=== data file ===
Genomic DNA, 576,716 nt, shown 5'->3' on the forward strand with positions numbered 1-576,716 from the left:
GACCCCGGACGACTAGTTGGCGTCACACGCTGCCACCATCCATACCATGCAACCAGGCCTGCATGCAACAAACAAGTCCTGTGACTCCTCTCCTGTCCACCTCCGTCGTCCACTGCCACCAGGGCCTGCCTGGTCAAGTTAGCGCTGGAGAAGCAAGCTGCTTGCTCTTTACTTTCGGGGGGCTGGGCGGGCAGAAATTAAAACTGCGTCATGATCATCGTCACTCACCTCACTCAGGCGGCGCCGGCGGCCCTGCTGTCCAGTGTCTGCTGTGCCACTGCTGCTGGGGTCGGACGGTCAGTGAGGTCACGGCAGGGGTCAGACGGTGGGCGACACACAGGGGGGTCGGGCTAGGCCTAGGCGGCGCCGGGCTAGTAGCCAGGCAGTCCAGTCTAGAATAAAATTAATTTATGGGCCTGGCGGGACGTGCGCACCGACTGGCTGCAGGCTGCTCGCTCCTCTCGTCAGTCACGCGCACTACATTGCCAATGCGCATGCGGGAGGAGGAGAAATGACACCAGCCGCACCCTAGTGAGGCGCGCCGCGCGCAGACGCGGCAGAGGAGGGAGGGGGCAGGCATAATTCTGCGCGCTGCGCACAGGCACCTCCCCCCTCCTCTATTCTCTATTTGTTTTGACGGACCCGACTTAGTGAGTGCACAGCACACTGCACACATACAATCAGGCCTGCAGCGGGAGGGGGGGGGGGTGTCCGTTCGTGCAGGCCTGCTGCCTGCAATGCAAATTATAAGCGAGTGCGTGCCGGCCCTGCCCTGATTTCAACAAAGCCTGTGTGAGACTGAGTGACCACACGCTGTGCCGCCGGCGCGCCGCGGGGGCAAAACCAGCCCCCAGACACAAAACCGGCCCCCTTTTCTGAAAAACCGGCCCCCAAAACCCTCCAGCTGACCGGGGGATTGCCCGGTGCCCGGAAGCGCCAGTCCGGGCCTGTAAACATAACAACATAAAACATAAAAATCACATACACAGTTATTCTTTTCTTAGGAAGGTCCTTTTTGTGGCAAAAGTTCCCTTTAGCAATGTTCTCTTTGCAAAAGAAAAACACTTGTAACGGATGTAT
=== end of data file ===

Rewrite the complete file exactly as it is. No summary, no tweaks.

Genomic DNA, 576,716 nt, shown 5'->3' on the forward strand with positions numbered 1-576,716 from the left:
GACCCCGGACGACTAGTTGGCGTCACACGCTGCCACCATCCATACCATGCAACCAGGCCTGCATGCAACAAACAAGTCCTGTGACTCCTCTCCTGTCCACCTCCGTCGTCCACTGCCACCAGGGCCTGCCTGGTCAAGTTAGCGCTGGAGAAGCAAGCTGCTTGCTCTTTACTTTCGGGGGGCTGGGCGGGCAGAAATTAAAACTGCGTCATGATCATCGTCACTCACCTCACTCAGGCGGCGCCGGCGGCCCTGCTGTCCAGTGTCTGCTGTGCCACTGCTGCTGGGGTCGGACGGTCAGTGAGGTCACGGCAGGGGTCAGACGGTGGGCGACACACAGGGGGGTCGGGCTAGGCCTAGGCGGCGCCGGGCTAGTAGCCAGGCAGTCCAGTCTAGAATAAAATTAATTTATGGGCCTGGCGGGACGTGCGCACCGACTGGCTGCAGGCTGCTCGCTCCTCTCGTCAGTCACGCGCACTACATTGCCAATGCGCATGCGGGAGGAGGAGAAATGACACCAGCCGCACCCTAGTGAGGCGCGCCGCGCGCAGACGCGGCAGAGGAGGGAGGGGGCAGGCATAATTCTGCGCGCTGCGCACAGGCACCTCCCCCCTCCTCTATTCTCTATTTGTTTTGACGGACCCGACTTAGTGAGTGCACAGCACACTGCACACATACAATCAGGCCTGCAGCGGGAGGGGGGGGGGGTGTCCGTTCGTGCAGGCCTGCTGCCTGCAATGCAAATTATAAGCGAGTGCGTGCCGGCCCTGCCCTGATTTCAACAAAGCCTGTGTGAGACTGAGTGACCACACGCTGTGCCGCCGGCGCGCCGCGGGGGCAAAACCAGCCCCCAGACACAAAACCGGCCCCCTTTTCTGAAAAACCGGCCCCCAAAACCCTCCAGCTGACCGGGGGATTGCCCGGTGCCCGGAAGCGCCAGTCCGGGCCTGTAAACATAACAACATAAAACATAAAAATCACATACACAGTTATTCTTTTCTTAGGAAGGTCCTTTTTGTGGCAAAAGTTCCCTTTAGCAATGTTCTCTTTGCAAAAGAAAAACACTTGTAACGGATGTAT